Stuttering is a frustrating and embarrassing problem for millions of people, but it can be especially tough on teenagers.
Teens often face ridicule from classmates, and their stuttering affects their lives in various ways. They deal daily with embarrassment and frustration. There is hope, and stuttering can be reduced.
NBA basketball star Kenyon Martin, news anchor John Stossel and actors James Earl Jones and Nicholas Brendon are just a few of the many celebrities who struggle with stuttering.
More than 3 million Americans stutter, yet it remains misunderstood by most people, says Jane Fraser, Stuttering Foundation of America president. “Myths such as believing people who stutter are less intelligent or suffer from psychological problems still persist despite research refuting these erroneous beliefs.”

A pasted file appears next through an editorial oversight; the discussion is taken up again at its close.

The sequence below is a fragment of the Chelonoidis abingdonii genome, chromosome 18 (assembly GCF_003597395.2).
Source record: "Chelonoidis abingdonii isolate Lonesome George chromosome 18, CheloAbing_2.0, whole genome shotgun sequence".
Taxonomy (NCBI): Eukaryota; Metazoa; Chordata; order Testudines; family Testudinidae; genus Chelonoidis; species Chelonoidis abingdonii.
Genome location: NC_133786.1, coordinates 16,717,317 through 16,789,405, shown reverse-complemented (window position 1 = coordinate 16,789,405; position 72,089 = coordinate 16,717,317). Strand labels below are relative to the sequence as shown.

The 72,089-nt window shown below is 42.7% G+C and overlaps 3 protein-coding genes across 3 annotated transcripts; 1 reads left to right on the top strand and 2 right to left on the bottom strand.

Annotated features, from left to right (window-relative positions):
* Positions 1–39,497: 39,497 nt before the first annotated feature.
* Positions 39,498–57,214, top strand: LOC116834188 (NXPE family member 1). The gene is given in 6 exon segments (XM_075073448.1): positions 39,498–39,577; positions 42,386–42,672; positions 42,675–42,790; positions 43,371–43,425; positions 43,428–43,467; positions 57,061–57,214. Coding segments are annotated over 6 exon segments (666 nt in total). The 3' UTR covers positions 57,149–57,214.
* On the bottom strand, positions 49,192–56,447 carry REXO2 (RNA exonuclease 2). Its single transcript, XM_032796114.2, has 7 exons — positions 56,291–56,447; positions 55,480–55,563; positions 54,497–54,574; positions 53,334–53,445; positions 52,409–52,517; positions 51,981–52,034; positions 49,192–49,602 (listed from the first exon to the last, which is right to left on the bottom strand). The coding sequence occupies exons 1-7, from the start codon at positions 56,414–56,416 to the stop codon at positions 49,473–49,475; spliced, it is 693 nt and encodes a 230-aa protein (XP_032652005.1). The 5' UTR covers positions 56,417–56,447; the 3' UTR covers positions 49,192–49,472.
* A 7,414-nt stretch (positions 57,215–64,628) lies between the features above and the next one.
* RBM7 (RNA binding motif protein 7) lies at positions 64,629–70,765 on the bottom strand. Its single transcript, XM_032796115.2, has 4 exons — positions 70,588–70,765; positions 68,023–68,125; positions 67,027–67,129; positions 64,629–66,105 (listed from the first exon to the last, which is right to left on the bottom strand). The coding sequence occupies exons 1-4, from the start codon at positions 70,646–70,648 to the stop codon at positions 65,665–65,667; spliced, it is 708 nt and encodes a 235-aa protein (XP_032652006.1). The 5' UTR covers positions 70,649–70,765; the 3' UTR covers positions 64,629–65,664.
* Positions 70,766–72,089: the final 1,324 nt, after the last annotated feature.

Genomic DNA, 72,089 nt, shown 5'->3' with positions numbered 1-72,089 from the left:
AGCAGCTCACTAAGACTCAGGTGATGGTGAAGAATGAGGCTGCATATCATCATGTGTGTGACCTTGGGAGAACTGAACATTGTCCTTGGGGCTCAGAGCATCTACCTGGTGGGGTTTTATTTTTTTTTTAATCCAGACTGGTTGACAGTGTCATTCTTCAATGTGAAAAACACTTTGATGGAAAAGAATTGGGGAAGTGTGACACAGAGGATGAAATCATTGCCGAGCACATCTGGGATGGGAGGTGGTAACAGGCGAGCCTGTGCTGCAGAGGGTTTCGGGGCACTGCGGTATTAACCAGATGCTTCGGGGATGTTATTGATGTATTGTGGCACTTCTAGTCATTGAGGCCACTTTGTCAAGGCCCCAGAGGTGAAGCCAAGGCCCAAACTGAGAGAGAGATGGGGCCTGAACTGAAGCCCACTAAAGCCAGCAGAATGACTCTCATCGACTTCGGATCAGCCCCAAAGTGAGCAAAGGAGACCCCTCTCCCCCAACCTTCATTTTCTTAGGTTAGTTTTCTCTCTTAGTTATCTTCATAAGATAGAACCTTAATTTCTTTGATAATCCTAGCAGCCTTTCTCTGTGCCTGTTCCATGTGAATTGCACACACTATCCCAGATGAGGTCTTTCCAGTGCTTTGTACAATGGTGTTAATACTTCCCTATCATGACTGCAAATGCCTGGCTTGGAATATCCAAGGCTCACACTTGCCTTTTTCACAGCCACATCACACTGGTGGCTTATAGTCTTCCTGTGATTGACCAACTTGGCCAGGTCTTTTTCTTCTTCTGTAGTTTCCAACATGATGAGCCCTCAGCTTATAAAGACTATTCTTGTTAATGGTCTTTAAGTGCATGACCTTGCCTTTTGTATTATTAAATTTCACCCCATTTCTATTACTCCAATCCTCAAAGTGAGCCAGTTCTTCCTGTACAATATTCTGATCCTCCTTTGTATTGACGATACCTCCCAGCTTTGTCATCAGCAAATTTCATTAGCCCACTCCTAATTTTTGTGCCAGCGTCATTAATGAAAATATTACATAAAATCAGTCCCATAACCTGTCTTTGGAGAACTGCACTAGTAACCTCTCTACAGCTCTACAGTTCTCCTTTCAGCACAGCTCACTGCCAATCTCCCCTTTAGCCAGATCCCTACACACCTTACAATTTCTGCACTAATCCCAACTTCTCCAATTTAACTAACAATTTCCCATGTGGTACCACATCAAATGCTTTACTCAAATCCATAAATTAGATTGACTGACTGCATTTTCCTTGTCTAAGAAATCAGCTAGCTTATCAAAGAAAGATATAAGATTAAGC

Books and DVDs produced by the nonprofit foundation are available free to any public library.
The book “Do You Stutter: A Guide for Teens” is available at the Batesville Memorial Public Library and Brookville Library, announces Patty Reed, an information specialist for the foundation.
For more information, persons can call 800-992-9392 or visit www.stutteringhelp.org.